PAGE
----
A small number of British soldiers have disobeyed orders and may have travelled to Ukraine to fight, the British Army has confirmed.
The soldiers were absent without leave and may have gone to Ukraine “in a personal capacity”, the Army said.
“We are actively and strongly encouraging them to return to the UK,” a spokesperson added.
All service personnel are banned from travelling to Ukraine until further notice.
Foreign Secretary Liz Truss has previously said she supports UK civilians who might want to go to Ukraine to help fight, and that it was up to people to make their own decisions.
But the government later clarified that the Foreign Office advises against all travel to Ukraine.
The Ministry of Defence says joining the fighting may be against the law and could lead to prosecution.
The Army statement follows a report in the Sun of a 19-year-old from the Coldstream Guards who left his Windsor barracks and bought a ticket to Poland at the weekend.
The Ministry of Defence has not confirmed the report but said soldiers travelling to Ukraine, whether on leave at the time or not, would face disciplinary consequences.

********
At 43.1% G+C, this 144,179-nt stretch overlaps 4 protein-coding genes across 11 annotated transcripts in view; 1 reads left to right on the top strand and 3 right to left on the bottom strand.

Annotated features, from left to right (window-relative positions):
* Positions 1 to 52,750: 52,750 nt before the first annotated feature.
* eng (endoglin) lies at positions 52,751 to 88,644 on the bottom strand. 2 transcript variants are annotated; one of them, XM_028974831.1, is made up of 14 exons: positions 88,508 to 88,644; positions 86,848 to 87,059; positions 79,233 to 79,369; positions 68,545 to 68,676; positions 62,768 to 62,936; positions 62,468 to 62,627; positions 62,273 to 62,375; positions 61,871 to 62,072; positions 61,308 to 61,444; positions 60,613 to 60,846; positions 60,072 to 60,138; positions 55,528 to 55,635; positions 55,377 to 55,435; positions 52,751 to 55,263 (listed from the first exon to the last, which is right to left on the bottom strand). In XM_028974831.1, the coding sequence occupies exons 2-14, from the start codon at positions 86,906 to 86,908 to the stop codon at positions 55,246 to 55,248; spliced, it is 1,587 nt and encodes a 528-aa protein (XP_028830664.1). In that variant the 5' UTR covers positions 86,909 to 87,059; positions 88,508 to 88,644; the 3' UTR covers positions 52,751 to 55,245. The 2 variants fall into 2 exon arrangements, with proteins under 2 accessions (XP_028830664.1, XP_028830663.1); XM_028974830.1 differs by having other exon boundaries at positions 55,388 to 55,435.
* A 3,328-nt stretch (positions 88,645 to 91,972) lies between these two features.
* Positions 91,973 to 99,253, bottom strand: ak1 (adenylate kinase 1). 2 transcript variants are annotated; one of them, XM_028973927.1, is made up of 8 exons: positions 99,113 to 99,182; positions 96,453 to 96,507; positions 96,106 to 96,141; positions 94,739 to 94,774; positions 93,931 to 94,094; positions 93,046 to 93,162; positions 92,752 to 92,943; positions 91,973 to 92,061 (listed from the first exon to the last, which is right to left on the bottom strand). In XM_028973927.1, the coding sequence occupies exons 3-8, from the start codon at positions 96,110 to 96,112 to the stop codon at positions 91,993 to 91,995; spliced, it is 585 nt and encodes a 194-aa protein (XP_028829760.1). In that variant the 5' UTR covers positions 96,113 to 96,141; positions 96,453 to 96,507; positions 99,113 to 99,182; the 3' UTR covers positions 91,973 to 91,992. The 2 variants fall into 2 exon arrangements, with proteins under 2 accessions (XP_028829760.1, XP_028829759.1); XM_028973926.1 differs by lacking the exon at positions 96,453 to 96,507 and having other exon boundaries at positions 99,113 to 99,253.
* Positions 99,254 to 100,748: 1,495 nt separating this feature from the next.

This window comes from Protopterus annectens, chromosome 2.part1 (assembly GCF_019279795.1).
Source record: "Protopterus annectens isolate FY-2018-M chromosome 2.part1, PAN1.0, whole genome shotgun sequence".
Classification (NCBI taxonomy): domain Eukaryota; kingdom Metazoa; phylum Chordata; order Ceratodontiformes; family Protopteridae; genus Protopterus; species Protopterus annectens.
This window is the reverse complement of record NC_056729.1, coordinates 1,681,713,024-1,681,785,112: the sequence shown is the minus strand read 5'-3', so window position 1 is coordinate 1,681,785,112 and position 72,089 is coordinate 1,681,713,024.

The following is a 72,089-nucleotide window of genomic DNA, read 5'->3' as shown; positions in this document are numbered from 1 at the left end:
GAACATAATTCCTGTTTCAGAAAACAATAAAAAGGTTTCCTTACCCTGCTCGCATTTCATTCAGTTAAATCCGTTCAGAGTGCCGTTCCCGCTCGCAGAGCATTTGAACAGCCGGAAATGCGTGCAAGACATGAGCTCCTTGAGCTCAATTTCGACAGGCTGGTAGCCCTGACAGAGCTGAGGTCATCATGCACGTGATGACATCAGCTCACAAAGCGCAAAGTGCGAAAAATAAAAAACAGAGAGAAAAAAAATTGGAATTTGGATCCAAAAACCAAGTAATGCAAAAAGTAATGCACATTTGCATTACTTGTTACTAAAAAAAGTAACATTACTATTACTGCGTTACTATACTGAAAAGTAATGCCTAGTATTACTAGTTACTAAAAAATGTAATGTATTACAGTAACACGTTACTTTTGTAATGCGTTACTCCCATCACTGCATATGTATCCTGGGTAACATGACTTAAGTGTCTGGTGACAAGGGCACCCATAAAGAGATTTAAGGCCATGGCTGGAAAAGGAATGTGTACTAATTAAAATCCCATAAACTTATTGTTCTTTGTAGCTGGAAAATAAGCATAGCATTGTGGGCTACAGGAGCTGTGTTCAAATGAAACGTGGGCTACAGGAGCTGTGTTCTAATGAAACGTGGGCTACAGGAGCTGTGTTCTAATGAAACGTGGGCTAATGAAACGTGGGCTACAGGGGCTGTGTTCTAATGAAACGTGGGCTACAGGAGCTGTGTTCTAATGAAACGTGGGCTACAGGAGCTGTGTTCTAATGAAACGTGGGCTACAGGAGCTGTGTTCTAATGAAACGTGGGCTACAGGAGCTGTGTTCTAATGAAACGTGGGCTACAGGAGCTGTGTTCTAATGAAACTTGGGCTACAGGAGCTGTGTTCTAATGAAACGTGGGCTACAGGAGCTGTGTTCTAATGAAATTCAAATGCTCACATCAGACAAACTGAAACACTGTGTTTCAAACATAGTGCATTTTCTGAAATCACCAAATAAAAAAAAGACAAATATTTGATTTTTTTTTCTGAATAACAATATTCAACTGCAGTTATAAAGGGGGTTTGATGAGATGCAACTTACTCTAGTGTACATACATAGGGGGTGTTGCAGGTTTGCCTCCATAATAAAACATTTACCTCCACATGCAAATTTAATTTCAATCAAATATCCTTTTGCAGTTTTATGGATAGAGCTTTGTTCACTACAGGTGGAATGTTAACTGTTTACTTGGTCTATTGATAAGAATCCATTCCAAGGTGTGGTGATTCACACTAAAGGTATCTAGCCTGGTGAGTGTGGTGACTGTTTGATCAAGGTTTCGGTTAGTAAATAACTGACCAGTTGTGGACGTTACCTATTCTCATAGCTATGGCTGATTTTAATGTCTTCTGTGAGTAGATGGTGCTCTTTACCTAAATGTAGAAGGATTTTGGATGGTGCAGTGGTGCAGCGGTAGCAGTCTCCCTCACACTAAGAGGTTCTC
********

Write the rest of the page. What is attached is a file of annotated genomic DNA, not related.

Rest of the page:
Last week serving soldiers were warned that heading to Ukraine in response to the Russian invasion also risked giving “the mistaken perception” to Russia that Britain had sent in troops to fight.
Hundreds of former British soldiers have said they want to go to Ukraine to fight or help with medical or humanitarian efforts. Many have told the BBC they are getting mixed messages from the government about whether they should go.
Ukraine’s President Volodymyr Zelensky has urged foreigners to join what he calls an “international brigade”. It is unclear how many people have responded to his calls, but hundreds of Britons expressed their wish to volunteer.
Although the UK has sent weapons to Ukraine to help it defend itself against Russia, it has repeatedly said it would not be sending British troops to fight in Ukraine.
The West has been clear that it would not engage in direct military confrontation with Russia and countries in the Nato military alliance – including the UK – have repeatedly rejected President Zelensky’s calls to impose a no-fly zone over Ukraine.